That night, in my bedroom, I finish work for school and line up my books on the folding table I worked on. I sit on the edge of my bed, holding a box cutter my brother gave me for protection in my hand, staring at the veins in my wrists. I run a fingertip over one, green under my untanned skin. I breathe deeply. I have done nothing but create chaos for myself. I have done nothing but set in stone that I will never be “good.” My mother says, “Men don’t like girls who are too much.” I am too much and too much means I am not “good” enough. I cry. I cry. I cry.
I put the razor down because I imagine that if I go through it, my spirit will float to the ceiling and I will watch myself bleed rubies onto my sabana. I imagine my spirit floating there as Mami finds me and I imagine how much pain I will feel watching her cry. I open my journal. I write that down. I rip out the page. I put the razor back in my schoolbag. I am angry. I am angry because I could feel shame for my body, feel shame for being flirtatious and sexy. I am angry because no one ever “exposed” men.
I cry alone. No one comes to tell me I will be okay. I don’t expect anyone to. Why should they?
Over brunch at IHOP, a friend I hadn’t seen since before the pictures were posted, looks at me over our stacks of buttermilk pancakes. We haven’t spoken about it. It’s almost as if we’re both avoiding the topic. When it finally comes up, I busy myself with eating pancakes as she speaks.
“When I saw the pictures, Angie, I wanted to kill you! You should’ve known better!”
“Guilt is feeling bad about what you have done; shame is feeling bad about who you are – all it is, is muddling up things you have done with who you are.” – Marcus Brigstocke
In 2015, I attended my second VONA. Voices of Our Nations Arts Foundation is a week-long multi-genre workshop for writers of color specifically. It is the only one of its kind in the entire nation. I call it safety. I call it healing. I call it family.
We started the day with a prompt, “Write about the thing you cannot say.” I decided to write about this experience. Part of what I wrote:
“I’ll never forget the words ‘gorilla tits.’ I’d like to thank that person though, tell them that the story I could only say once to my family…the story that wasn’t about me but really about what they thought I had done and how it humiliated them…that story is just a seam in my skin. I own it…hold it out. It’s there. My gorilla titties are quite fucking perky thank you very much. And if that person were here now, I’d flash them, blind them with my rich gorilla rounds and tell them a word. A word that takes it all back, takes it back from family and judgment and shame. Takes it back from them all. MINE. I can say that word if I can’t say anything else.”
When I read the piece aloud, one of my fellow workshoppers spoke up:
“I am not sure if you meant ‘gorilla’ like the animal or ‘guerrilla’ like in warfare, ya know? I think if I were you, I’d leave it as the warfare ‘guerrilla’ though. You’re fighting a battle, you know.”
I was fighting a battle. I was struggling. I dug the change of word…. guerrilla tits.
I never looked at it quite that way.
“Growing up is, at heart, the process of learning to take responsibility for whatever happens in your life. To choose growth is to embrace a love that heals.”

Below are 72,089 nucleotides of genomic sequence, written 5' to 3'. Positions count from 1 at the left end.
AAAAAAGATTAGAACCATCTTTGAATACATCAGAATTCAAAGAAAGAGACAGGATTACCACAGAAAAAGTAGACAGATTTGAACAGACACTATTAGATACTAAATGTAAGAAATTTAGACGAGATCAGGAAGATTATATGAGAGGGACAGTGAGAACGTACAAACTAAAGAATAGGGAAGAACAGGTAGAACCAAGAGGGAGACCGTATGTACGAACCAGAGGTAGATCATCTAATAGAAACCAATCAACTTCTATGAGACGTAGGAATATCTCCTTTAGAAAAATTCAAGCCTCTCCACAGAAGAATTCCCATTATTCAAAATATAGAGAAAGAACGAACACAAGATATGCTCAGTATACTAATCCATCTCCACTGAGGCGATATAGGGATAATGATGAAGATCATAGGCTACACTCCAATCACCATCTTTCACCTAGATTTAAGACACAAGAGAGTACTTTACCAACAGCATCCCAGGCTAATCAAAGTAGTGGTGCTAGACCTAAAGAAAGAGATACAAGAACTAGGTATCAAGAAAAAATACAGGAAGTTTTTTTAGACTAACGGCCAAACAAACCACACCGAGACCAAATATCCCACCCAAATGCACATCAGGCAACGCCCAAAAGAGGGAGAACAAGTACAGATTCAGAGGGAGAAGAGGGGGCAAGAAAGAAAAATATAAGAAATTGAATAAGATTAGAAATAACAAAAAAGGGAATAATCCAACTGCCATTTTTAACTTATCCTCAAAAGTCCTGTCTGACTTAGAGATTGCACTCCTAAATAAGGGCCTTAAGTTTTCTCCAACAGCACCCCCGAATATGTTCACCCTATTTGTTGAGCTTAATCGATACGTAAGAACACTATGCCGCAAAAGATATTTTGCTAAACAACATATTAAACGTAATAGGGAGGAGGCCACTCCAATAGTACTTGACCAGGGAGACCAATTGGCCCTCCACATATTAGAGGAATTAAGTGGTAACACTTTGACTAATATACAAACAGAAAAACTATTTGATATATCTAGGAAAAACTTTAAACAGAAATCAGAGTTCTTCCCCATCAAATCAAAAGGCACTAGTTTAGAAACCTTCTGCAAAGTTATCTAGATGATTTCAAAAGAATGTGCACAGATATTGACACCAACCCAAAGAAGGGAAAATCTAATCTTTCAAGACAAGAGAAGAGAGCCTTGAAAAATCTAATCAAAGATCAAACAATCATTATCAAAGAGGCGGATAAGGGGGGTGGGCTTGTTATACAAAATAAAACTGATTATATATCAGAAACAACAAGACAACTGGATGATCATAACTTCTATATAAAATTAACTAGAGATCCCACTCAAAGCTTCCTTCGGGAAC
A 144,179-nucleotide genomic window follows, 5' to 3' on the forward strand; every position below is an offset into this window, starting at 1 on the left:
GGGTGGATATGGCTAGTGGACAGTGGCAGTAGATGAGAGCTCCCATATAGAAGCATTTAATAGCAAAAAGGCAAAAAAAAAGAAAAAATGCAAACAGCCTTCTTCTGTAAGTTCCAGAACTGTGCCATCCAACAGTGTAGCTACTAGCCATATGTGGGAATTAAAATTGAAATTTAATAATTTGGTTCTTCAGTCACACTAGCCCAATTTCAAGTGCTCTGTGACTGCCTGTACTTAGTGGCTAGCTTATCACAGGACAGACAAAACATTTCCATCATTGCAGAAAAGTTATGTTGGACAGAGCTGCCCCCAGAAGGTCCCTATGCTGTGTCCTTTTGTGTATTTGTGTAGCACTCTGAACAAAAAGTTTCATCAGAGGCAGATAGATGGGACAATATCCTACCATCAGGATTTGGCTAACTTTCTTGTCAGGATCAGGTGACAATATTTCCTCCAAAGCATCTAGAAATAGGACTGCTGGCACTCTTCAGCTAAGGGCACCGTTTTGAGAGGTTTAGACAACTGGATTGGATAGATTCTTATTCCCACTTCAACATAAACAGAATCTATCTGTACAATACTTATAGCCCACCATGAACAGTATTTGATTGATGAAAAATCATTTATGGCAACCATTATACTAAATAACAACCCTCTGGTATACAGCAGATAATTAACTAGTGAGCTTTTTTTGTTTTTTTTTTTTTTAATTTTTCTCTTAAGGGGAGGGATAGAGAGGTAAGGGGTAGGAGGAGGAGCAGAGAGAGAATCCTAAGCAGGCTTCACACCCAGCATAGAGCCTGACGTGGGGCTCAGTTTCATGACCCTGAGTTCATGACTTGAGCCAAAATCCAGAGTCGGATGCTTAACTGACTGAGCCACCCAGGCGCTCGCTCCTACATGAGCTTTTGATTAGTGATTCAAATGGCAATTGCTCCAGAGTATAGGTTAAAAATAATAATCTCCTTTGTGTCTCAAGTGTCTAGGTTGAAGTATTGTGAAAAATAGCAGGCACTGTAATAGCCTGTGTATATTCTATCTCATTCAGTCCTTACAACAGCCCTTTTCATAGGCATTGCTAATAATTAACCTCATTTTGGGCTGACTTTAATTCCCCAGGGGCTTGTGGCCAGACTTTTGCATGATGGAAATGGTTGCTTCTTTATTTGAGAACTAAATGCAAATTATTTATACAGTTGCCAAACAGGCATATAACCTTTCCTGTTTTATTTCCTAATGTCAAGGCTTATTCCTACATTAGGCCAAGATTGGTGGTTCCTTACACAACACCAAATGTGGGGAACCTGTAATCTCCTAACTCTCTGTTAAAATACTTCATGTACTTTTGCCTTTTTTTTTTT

― bell hooks,
Shame was rooted in how I defined myself long before Smuts-R-Us. By the time these photos were posted, shame was a shadow that followed me everywhere. When I was 19 years old, an ex-boyfriend showed up at my building asking for my attention again. Our relationship had been one fraught with volatility. When I told him I was no longer interested, he called me a “dumb bitch” and a “ho.”
“I don’t know who told you thatchu hot shit, but I know you better than anyone, Angie, remember? You ain’t shit. You just a ho, bitch. Watch. You gonna die alone.”
It’s funny the kind of shit your psyche chooses to remember.
I’ve talked about shame before and about it’s long lingering effects. It infects you and soon, it’s so braided into how you view yourself that you don’t remember life without it. You create ways to avoid it. You run from it. You feed it like Seymour feeds Audrey II, the carnivorous plant in Little Shop of Horrors. Nothing ever satisfies its hunger.
Feed me, Seymour. Feed me.
But you never, ever face it.
My mother clutches her pearls when I tell her that I feel no guilt about what happened. Like I said, there’s nothing wrong in my eyes with a sexually active adult woman doing something that is sexual. Por favor. I did nothing wrong.
But, I was ashamed because I felt no guilt. I was ashamed because I was told my actions reflected on everyone around me. I was ashamed because no one could love someone who feels no guilt about sending sexy photos of herself. I wasn’t a “good” woman because I should’ve known better.
Guilt is feeling bad about an error made and shame is feeling bad about yourself. The thread in carrying shame is always contempt, the feeling that you are beneath consideration and that you deserve scorn, that you deserve bad.
I treated myself with contempt for years.
I did do something wrong though. What I did wrong was share myself with someone unworthy of ME. But that in and of itself, is proof that I have so often let my shame dictate my life.
Because I felt unworthy I remained with the unworthy.
I can’t say that I sucked it up and honored myself after this happened. I can’t say I made the best choices. I didn’t. I wanted so badly to not “die alone” that I chose not to be alone and in my invitation to people unworthy of me, I fed the carnivorous shame over and over. I am known in my circles for being bubbly, sociable, confident, sassy even. But admittedly, I have always been unsure of myself, of what I had to offer and the fleeting relationships I held were proof of it. I prolonged relationships with men who were emotionally unavailable, who gaslighted and manipulated me. And when honest and loving dudes came my way, I self-sabotaged the situation. Yes, people hurt me, things happened to me. But I kept blaming people for the residues of their actions. I kept them as the villain in my mind’s eye. I heard their words, I felt their judgment, I wore the humiliations for years after. I fed Audrey II for years.
I kept that toxicity in my body and soul. I kept it without knowing its name. I became the villain in my story. I became my own adversary in my battle.
I am only now recognizing it for what it is.